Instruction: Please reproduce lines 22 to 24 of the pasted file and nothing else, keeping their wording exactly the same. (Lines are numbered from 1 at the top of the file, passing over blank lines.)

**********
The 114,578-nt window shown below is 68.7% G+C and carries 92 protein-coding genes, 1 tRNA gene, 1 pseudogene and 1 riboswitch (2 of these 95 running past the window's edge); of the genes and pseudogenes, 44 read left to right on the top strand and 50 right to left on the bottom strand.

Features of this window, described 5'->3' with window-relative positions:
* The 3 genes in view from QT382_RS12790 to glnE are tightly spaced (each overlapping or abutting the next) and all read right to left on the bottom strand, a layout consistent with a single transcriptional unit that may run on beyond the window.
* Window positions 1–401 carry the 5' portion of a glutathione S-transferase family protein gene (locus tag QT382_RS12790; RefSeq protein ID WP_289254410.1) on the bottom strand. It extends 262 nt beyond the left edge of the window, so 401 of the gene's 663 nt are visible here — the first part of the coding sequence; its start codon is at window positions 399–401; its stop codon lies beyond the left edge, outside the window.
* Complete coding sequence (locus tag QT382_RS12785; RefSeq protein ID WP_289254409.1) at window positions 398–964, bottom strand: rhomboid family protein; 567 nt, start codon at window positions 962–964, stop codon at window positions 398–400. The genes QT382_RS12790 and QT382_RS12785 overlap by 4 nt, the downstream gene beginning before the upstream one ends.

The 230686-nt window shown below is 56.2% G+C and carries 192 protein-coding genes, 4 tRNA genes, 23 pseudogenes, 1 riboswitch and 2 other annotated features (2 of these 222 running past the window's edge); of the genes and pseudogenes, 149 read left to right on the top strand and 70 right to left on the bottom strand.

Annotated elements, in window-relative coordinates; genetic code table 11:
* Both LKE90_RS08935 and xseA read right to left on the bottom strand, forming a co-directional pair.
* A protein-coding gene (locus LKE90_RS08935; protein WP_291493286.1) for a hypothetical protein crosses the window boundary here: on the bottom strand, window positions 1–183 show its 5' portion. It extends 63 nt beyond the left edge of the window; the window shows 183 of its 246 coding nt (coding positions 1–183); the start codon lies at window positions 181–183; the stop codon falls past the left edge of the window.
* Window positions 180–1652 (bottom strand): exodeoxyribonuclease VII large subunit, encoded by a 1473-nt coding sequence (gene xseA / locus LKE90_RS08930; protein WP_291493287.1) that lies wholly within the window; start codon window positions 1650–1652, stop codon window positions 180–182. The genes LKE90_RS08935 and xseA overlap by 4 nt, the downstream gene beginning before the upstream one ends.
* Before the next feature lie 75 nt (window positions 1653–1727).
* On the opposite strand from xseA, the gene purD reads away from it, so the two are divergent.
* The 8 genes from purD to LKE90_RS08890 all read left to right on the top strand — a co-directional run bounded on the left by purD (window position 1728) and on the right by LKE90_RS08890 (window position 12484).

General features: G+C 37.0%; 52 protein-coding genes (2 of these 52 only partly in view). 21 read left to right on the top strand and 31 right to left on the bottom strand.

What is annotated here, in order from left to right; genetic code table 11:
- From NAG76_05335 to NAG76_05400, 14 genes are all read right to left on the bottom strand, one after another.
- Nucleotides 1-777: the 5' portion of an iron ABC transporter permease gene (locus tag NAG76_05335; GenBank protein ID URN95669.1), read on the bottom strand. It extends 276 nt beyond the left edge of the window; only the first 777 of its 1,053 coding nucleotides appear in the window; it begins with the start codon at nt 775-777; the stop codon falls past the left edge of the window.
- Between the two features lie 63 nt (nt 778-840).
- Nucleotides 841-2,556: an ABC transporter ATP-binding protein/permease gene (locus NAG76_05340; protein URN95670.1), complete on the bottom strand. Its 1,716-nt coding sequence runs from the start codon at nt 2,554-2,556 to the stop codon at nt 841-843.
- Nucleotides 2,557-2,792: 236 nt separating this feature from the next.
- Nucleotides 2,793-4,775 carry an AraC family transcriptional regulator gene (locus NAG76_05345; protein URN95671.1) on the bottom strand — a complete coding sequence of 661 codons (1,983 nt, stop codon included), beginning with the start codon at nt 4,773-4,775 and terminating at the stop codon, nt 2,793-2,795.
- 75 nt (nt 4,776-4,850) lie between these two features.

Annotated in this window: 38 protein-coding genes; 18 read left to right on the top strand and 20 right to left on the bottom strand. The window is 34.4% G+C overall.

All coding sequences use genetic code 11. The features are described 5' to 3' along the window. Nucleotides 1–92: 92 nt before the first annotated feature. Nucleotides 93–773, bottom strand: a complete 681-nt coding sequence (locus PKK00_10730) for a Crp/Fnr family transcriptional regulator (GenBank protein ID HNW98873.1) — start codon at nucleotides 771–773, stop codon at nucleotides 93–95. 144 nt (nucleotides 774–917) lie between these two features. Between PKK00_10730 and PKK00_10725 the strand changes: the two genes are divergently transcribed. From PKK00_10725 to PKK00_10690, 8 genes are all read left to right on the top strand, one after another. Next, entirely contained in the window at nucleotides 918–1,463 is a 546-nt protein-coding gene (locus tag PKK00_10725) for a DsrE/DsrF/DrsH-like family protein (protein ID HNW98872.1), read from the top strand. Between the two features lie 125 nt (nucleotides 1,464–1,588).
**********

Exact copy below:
- 75 nt (nt 4,776-4,850) lie between these two features.

Annotated in this window: 38 protein-coding genes; 18 read left to right on the top strand and 20 right to left on the bottom strand. The window is 34.4% G+C overall.

All coding sequences use genetic code 11. The features are described 5' to 3' along the window. Nucleotides 1–92: 92 nt before the first annotated feature. Nucleotides 93–773, bottom strand: a complete 681-nt coding sequence (locus PKK00_10730) for a Crp/Fnr family transcriptional regulator (GenBank protein ID HNW98873.1) — start codon at nucleotides 771–773, stop codon at nucleotides 93–95. 144 nt (nucleotides 774–917) lie between these two features. Between PKK00_10730 and PKK00_10725 the strand changes: the two genes are divergently transcribed. From PKK00_10725 to PKK00_10690, 8 genes are all read left to right on the top strand, one after another. Next, entirely contained in the window at nucleotides 918–1,463 is a 546-nt protein-coding gene (locus tag PKK00_10725) for a DsrE/DsrF/DrsH-like family protein (protein ID HNW98872.1), read from the top strand. Between the two features lie 125 nt (nucleotides 1,464–1,588).